Instagram demands LitterGram app gets a name change

Non-profit app for encouraging a tidy Britain gets trashed by Instagram’s lawyers

The founder of LitterGram, a British start-up aiming to rid the nation of littering, has been ordered to change the name of his app by the social network Instagram.

LitterGram invites users to take photos of rubbish in their community and report it to the local authorities.

The free app was set up by Danny Lucas, a businessman from Kent, and combines photos with geotagging and the ability to socialise with and share images with other LitterGram users.

Lucas's reason for creating the app was because of his frustration at seeing "our great and beautiful country used as one huge litter bin". He has described his app as something that can help "make a difference by naming, shaming and sharing".

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Instagram, which was picked up by the social network giant Facebook for $1 billion (629m) in 2012, believes Luca's use of the name LitterGram is "not acceptable", and has insisted that the app's name is changed.

In a letter, Instagram's lawyers told Lucas: "Our client appreciates the social objectives behind the LitterGram project and the personal time, money and effort Mr Lucas has invested in it. However, having taken everything into consideration using LitterGram as the name for the project is still not acceptable.

"It utilises and relies on social media usage to achieve its aims and our client cannot allow use of such a name in relation to services which are core to its world renowned activities in this area."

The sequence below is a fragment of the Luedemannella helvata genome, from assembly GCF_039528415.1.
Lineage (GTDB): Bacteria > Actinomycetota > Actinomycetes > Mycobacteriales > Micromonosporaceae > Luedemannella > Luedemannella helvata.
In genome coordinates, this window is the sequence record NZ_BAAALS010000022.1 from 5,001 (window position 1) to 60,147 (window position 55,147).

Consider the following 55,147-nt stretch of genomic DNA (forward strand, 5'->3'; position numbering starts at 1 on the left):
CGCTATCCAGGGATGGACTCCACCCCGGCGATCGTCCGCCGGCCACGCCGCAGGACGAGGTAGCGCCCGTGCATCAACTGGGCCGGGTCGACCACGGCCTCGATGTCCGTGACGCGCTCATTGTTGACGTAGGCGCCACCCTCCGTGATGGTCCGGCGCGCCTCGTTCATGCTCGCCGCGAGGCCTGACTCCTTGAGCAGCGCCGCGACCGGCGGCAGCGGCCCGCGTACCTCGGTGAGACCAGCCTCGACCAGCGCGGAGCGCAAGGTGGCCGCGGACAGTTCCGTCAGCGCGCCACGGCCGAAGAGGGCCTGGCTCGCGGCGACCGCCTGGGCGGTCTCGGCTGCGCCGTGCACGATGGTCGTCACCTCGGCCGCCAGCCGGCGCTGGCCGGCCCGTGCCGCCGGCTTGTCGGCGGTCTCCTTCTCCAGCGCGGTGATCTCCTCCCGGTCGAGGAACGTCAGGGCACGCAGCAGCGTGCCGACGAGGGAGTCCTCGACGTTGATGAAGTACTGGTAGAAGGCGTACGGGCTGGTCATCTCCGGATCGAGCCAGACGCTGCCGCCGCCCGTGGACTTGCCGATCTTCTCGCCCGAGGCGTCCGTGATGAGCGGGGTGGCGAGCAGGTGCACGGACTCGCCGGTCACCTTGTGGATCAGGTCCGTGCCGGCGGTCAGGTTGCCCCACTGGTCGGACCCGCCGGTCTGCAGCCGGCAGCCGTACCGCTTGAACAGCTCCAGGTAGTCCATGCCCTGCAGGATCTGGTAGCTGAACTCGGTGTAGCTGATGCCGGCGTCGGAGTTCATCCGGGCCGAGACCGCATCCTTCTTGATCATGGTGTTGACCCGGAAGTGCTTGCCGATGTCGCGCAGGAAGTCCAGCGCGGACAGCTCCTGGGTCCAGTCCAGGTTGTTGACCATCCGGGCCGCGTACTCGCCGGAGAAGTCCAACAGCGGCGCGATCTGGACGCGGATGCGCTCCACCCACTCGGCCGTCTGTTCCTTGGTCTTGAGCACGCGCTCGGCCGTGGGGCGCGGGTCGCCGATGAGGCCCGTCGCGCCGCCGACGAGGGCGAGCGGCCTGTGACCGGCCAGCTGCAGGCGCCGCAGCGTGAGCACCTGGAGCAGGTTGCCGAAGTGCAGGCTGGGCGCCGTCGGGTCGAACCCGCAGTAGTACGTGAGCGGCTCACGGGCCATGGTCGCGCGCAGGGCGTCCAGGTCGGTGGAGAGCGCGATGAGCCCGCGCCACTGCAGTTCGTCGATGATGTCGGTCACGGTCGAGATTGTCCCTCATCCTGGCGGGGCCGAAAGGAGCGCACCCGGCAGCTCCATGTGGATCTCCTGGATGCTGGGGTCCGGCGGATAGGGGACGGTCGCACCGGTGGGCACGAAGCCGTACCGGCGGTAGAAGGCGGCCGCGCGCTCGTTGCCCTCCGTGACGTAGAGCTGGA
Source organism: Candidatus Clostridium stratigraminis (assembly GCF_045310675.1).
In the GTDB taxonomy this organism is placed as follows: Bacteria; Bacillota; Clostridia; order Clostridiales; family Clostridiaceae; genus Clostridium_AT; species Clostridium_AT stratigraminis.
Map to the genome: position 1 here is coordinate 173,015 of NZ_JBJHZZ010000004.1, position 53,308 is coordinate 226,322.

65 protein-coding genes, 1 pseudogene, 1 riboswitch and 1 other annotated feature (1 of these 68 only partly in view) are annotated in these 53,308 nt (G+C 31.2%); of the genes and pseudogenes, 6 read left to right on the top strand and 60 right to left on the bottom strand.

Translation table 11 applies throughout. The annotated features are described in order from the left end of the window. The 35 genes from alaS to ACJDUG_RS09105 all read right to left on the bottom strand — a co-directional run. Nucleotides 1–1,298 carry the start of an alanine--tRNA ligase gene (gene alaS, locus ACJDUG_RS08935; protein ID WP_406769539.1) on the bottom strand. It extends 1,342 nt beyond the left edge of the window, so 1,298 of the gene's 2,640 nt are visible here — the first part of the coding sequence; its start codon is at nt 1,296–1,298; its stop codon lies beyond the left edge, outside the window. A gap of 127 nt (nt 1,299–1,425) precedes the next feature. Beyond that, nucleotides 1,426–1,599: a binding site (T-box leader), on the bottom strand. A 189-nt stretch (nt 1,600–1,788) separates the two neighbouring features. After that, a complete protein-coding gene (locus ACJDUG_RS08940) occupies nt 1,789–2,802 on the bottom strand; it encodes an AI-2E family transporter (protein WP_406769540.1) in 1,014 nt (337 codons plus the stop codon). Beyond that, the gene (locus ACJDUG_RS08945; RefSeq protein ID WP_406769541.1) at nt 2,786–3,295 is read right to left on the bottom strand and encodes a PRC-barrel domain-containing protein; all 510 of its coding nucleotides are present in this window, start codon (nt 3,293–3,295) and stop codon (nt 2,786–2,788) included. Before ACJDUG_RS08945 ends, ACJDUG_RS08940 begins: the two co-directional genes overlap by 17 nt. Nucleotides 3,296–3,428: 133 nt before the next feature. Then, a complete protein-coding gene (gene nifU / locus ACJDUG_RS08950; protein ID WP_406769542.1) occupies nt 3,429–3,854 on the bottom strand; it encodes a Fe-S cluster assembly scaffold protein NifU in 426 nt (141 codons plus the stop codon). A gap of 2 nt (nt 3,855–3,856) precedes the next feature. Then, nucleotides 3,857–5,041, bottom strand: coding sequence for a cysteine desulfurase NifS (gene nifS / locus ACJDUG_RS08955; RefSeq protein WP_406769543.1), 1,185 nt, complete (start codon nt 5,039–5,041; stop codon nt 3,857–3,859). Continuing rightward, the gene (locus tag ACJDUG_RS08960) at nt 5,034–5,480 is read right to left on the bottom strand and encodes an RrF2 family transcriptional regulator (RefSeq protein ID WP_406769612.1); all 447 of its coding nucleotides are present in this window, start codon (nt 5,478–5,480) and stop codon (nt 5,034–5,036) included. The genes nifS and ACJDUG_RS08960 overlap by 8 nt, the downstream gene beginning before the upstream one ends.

Lucas has been given three to six months to cease using the name or face legal action.

In response, the LitterGram owner has published an open letter to Facebook founder Mark Zuckerberg, and posted a personal video plea, urging him to stop any legal action against the app.

Lucas set up the non-profit app LitterGram in 2014 after sending photos of litter to his local council. He has also been using it to educate younger users about the problems rubbish can cause.

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"Our mission is simple; to make littering socially unacceptable and put the Great back into Britain," said Lucas in a message alongside his video plea.

Facebook announced earnings of $1.51 billion (1bn) this week and reaped a significant stock price rise as a result.

The social network has not released an official statement its disagreement with LitterGram.

However, a Facebook spokeswoman told IT Pro that it had been engaged in conversation with Lucas for several months to see if there was another way for him operate his app and not risk infringing on Instagram's trademark.

The company added that it had not yet filed a lawsuit against LitterGram and hoped to come to an agreement over the names out of court.

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